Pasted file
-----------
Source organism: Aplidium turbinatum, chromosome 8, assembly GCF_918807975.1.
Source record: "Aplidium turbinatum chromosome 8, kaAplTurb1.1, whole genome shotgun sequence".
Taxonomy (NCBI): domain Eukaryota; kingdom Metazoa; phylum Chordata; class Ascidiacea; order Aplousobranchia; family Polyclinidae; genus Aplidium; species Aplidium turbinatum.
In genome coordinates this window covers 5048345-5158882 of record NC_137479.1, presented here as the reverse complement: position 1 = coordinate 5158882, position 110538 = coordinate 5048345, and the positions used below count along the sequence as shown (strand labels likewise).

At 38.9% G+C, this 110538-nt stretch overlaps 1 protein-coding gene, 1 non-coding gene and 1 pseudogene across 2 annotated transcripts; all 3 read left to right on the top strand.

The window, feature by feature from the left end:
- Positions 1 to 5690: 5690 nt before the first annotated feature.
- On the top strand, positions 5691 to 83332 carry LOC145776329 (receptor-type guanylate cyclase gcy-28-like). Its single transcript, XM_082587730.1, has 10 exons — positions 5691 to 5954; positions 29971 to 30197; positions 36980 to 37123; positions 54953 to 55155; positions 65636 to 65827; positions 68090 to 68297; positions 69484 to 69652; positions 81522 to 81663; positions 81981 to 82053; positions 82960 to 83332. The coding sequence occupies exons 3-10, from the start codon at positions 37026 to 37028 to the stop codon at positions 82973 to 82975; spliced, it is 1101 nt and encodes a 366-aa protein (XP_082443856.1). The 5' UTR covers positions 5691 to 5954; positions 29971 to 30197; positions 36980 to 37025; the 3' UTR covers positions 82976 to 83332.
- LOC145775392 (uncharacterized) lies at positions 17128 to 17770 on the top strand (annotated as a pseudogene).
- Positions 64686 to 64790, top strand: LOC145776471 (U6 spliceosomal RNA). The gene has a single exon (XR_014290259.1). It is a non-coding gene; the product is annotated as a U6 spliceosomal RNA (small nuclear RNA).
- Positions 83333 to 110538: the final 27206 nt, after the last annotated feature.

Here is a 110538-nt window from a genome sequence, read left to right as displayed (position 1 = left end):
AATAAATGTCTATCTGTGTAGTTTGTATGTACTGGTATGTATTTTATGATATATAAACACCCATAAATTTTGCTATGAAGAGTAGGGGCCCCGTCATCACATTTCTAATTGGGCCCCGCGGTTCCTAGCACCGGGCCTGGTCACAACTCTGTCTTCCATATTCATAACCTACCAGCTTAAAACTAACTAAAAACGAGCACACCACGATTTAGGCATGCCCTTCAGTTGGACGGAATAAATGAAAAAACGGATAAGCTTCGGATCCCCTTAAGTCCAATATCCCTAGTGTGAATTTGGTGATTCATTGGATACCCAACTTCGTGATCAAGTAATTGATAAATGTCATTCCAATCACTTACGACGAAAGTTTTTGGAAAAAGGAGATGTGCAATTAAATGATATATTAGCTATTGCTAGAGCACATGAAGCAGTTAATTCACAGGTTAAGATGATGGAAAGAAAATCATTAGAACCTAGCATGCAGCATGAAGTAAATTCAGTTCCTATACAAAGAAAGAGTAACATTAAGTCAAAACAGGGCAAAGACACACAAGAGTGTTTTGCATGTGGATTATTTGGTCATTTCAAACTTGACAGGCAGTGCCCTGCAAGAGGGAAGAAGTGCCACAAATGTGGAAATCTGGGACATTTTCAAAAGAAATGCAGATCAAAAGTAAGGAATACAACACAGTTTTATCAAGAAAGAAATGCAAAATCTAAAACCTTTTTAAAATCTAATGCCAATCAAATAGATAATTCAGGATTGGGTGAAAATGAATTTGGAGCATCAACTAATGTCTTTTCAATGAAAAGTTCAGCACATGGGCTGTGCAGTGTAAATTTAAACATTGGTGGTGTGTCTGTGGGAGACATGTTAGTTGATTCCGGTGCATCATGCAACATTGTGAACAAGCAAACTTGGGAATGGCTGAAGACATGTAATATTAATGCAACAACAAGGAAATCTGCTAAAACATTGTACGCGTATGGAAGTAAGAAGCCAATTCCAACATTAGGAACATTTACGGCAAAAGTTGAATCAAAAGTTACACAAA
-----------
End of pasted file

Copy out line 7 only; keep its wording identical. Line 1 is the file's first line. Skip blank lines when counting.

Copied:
- Positions 1 to 5690: 5690 nt before the first annotated feature.